On December 13, 2019, Prime Minister Trudeau’s mandate letter to the Minister of Innovation, Science and Industry, called for the creation of a new federal Data Commissioner, as part of the advancement and implementation of the Digital Charter. Almost a year and half later, on April 19, 2021, the Liberal government released its 2021 Federal Budget, which provided a bit more detail on what organizations can expect from the new position.
What is a “data commissioner”?
As background, a “commissioner” is a public officer appointed by statute in order to perform specific public functions, though its roles and responsibilities vary widely. Based on the Federal Budget, the role of the Canadian Data Commissioner is to further the government’s goal of “helping Canadian businesses grow and succeed”.
Do other jurisdictions have data commissioners?
Yes – but not all “data commissioners” do the same thing. Europe has data protection commissioners (for instance, in Ireland, the Data Protection Commission), but these roles are generally responsible for upholding the right of individuals in the EU to have their personal data protected. In other words, a European data commissioner looks a lot like a Canadian privacy commissioner.
Australia has a Data Commissioner, and her role is to “provide oversight and regulation of the Australia’s new national data sharing and release framework, including monitoring and reporting on the operation of the framework and enforcing the accompanying legislation.” This is separate from the role fulfilled by privacy/data protection commissioners. Much of the Australian Data Commissioner’s role has to do with transparency and availability of government and public sector data.
What will the Canadian Data Commissioner do?
The Canadian Data Commissioner is a slightly different beast from other international data commissioners. It appears to be a hybrid animal, addressing issues of both non-personal and personal data. The Data Commissioner’s mandate will be to “inform government and business approaches to data-driven issues to help protect people’s personal data and to encourage innovation in the digital marketplace”. This dual mandate resembles the balanced purpose language found in the Personal Information Protection and Electronic Documents Act, as well as that found in Bill C-11. The 2021 Federal Budget’s Impacts Report further highlights the balanced purpose of protecting Canadians’ data and encouraging innovation, noting that “[a] well-functioning online marketplace and thriving data-driven technology sector benefits all Canadians by ensuring a proper balance with privacy protections and other social considerations”.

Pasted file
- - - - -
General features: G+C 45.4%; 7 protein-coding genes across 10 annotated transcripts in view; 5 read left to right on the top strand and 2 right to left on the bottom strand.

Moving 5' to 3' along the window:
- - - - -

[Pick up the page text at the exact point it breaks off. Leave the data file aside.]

Notably, the Federal Budget indicates that the Data Commissioner is to oversee new regulations for “large digital companies” aimed at protecting individuals’ personal information and encourage greater competition in the digital marketplace. Presumably, “large digital companies” refers to the global behemoths, and the various concerns their scale and data sophistication have raised in some quarters. New regulations targeting these technologies and organizations could escape the trap of existing privacy legislation, which regulates only information about identifiable individuals, but is powerless to regulate the uses of the vast amounts of detailed information about individuals that stop short of identifying them.